Palestinians are forced to make their grief political again and again. To stop the genocide of their people they do TV interviews through tears while being asked if they support Hamas. To stop the genocide of their people painfully intimate moments of dead children in the arms of mourning parents are shown on TV. To stop the genocide of their people little orphans are shown in hospitals with nowhere to turn. So the very least that the Jewish people can do is go to the White House and say “my grief is not your weapon.” My grief will not be turned into a bomb, sent with my money to cause more death. I reject my grief being used as fodder for genocide, which will kill more Palestinians, and more Israelis, because to turn our grief into yet another death will never bring peace. What will bring peace is an end to the occupation and an end to apartheid.
And yet some Jews, in the U.S. and Israel and elsewhere, cheer on the genocide. I cannot figure out how to explain how much that breaks my heart. Growing up, part of my understanding of my people was that the response so many of us have had to our own suffering, over centuries and millennia, is to side with the oppressed. To participate in social justice movements, to fight for liberation, the stand tall and say that never again means never again for anyone, anywhere. But that ethos has been sacrificed by many Zionists in their determination to cleanse Palestine of Palestinians. This tragic shift in service of the settler-colonial project that is the Israeli state reminds me of Aimé Césaire’s Discourse on Colonialism. He begins with, “First we must study how colonization works to decivilize the colonizer, to brutalize him in the true sense of the word, to degrade him, to awaken him to buried instincts, to covetousness, violence, race hatred, and moral relativism.” This is my belief, my sad belief about what has happened to too many Zionists, to too many people across the West. In unwavering support for apartheid, in claiming that Israeli self-defense justifies bombing schools and hospitals and homes, in defending the indefensible, people have compromised their humanity.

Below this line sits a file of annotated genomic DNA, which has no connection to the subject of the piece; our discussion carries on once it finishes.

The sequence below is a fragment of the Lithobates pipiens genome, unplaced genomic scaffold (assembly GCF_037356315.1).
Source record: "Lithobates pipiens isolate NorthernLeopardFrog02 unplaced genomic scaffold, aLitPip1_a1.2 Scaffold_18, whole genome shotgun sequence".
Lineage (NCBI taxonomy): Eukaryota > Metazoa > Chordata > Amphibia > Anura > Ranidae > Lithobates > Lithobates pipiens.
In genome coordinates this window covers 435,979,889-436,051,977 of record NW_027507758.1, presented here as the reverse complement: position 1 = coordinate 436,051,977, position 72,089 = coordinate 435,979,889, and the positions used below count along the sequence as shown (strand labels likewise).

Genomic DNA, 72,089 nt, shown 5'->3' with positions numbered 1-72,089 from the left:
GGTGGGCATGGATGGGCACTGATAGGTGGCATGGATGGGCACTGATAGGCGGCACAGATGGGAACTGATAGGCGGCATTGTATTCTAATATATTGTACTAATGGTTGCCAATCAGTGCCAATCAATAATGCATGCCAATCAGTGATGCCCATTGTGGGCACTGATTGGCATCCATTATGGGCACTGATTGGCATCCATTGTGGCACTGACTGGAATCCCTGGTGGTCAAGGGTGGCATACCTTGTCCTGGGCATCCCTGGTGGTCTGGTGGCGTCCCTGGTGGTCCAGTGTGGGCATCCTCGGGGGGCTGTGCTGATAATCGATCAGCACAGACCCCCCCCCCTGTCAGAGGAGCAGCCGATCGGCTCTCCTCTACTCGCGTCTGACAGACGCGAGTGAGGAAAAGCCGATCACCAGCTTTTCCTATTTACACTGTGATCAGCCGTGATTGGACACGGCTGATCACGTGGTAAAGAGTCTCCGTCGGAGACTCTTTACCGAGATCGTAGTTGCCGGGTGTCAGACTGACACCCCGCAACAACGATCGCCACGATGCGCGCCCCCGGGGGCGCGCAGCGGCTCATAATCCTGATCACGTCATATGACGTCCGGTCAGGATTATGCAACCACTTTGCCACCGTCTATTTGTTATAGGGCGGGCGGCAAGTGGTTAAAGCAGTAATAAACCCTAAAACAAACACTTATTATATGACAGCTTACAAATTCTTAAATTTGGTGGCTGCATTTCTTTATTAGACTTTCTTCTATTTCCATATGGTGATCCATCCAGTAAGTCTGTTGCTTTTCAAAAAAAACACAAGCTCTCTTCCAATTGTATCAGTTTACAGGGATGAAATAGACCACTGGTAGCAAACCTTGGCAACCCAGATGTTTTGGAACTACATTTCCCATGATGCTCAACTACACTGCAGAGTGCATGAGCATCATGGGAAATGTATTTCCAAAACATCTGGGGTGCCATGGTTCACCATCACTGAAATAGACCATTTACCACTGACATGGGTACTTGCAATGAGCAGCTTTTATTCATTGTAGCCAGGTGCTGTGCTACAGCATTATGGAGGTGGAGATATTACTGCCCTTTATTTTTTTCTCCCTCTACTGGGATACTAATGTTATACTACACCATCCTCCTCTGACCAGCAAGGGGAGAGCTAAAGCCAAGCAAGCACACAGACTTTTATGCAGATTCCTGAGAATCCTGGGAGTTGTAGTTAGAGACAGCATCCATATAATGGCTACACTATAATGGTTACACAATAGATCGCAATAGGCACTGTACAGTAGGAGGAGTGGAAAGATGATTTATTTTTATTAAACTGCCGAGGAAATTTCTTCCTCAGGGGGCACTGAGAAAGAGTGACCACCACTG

Of course, countless people hold tight to their values and humanity and their desire for a lasting peace. The number of Palestinians who resist the occupier’s attempt at dehumanization in innumerable ways every day is endless. Relatives of Israeli hostages go on TV and try to remind the world and their country that genocide in Gaza will bring no one back, and will only cause more loss. Jews get arrested at the White House and refuse to have their grief formed into a weapon of oppression and genocide. All of our freedom is wrapped up together. Jews cannot settle for being the oppressor. That cannot be the goal, the aim, for all of us. The goal must be the liberation of all people, real freedom, real peace. That must start with a ceasefire. And it must mean an end to the apartheid regime. We must cling fiercely to our humanity, and must fight to preserve it. That is the only path forward.
I will leave you with this poem from Khaled Juma, painful and inescapable and necessary:
If you’re able to support my writing I’d be immenesely grateful, thank you. - Josh
P.S. There is another mobilization of Jews and of everyone who demands a ceasefire now in Washington, DC tomorrow.
Learn more here, and share: https://www.jewishvoiceforpeace.org/resource/everyone-out-support-or-attend-protests-now/.